Here are some practical tips in dealing with holiday parenting time gleaned from divorce lawyers around the state.

  1. Reduce an alternating holiday schedule to a court order.  It is always best for the children when the parents can agree on a schedule.  Alternating holidays is most common when drafting the parenting schedule.  When both parents live close to one another, many families utilize a shared holiday model where the children spend time with one parent until noon, and the other  parent for the balance of the day; then the next year, they switch.  This works for Thanksgiving, Christmas, New Year's Day and other holidays.  
  2. Discuss the schedule with the children.  One solid co-parenting tactic is for both parents, once an agreement is reached, to communicate the schedule to the children.  This way, the children know in advance what to expect.  This can best be accomplished when both parents commit to rational communication and reasonable compromise for the children's sake.
  3. Keep the activities simple.  This tip is particularly essential when the children are relatively young and if the divorce is still fresh.  The wounds of the once-whole family have yet to heal; holidays are particularly painful for both children and parents.  Therefore, it makes sense to tone down the activities and avoid rushing hither and yon during your now-scheduled parenting time.
  4. Let your child express her feelings to you.  It is important to allow your children the opportunity to express their feelings of loss and disappointment and for you, as the parent, to validate those feelings.  What the child once experienced as an intact family unit has been fractured by divorce.  Therefore, pretending that everything is fine, or over-scheduling a whirlwind of activities to the point of distraction, will only add to the stress of your holiday parenting time.
  5. Involve your extended family.  The more love the child feels during the years immediately following a divorce, the better.  Therefore, schedule some quality family time with members of your extended family.  Certainly, this would be a great opportunity for your children to spend time with their grandparents, aunts, uncles and cousins.  If your extended family is highly dysfunctional then, er, not-so-much.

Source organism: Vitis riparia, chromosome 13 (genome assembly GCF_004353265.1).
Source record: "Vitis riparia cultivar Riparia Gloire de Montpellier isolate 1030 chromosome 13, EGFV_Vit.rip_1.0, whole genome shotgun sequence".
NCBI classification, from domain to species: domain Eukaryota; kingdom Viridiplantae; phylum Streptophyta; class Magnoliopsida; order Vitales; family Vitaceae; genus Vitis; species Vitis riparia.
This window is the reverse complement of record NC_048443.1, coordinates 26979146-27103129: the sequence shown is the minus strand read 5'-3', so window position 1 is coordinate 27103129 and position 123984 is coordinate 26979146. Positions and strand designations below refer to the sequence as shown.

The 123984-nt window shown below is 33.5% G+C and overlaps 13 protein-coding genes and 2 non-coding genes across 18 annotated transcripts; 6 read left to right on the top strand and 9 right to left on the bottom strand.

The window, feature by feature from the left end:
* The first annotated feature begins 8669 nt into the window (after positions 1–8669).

6. Avoid including a new "significant other".  This is the last thing you want to do at the holidays; not the time or the place.  Including your "significant other" too soon is a selfish thing to do to your children.  Upon reflection, you would probably agree that you would be doing that for yourself, certainly not for your children.  Children of divorce already struggle with guilt, a sense of loss, and insecurity.  They often perceive the introduction of a stranger, especially one that is close and intimate with their parent, as a threat, not a benefit from their parents' divorce.
Of course, the above holiday parenting tips must be adjusted to be age-appropriate.  There is no one-size-fits-all approach to this touchy subject.

Finally, a positive parental attitude over the holidays does wonders for a child's comfort and confidence.  Be the adult, not the child.

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Saturday, December 17, 2011

Michigan's Parole Process Explained

From time to time, our appellate clients asking about the parole process.  One way or another, incarceration and parole affects all of us; adding significant costs to maintain our freedom.

An effective criminal justice system depends on the ability of that system to reintegrate the overwhelming majority of convicted felons that have served their bit, back into some semblance of productive society.

The purpose of this post is to explain Michigan's parole process to our readers.  Whether you are a tax paying citizen, or someone with a direct connection to the MDOC, the costs and procedures affect everyone.

Here are the basics...

The Parole Board.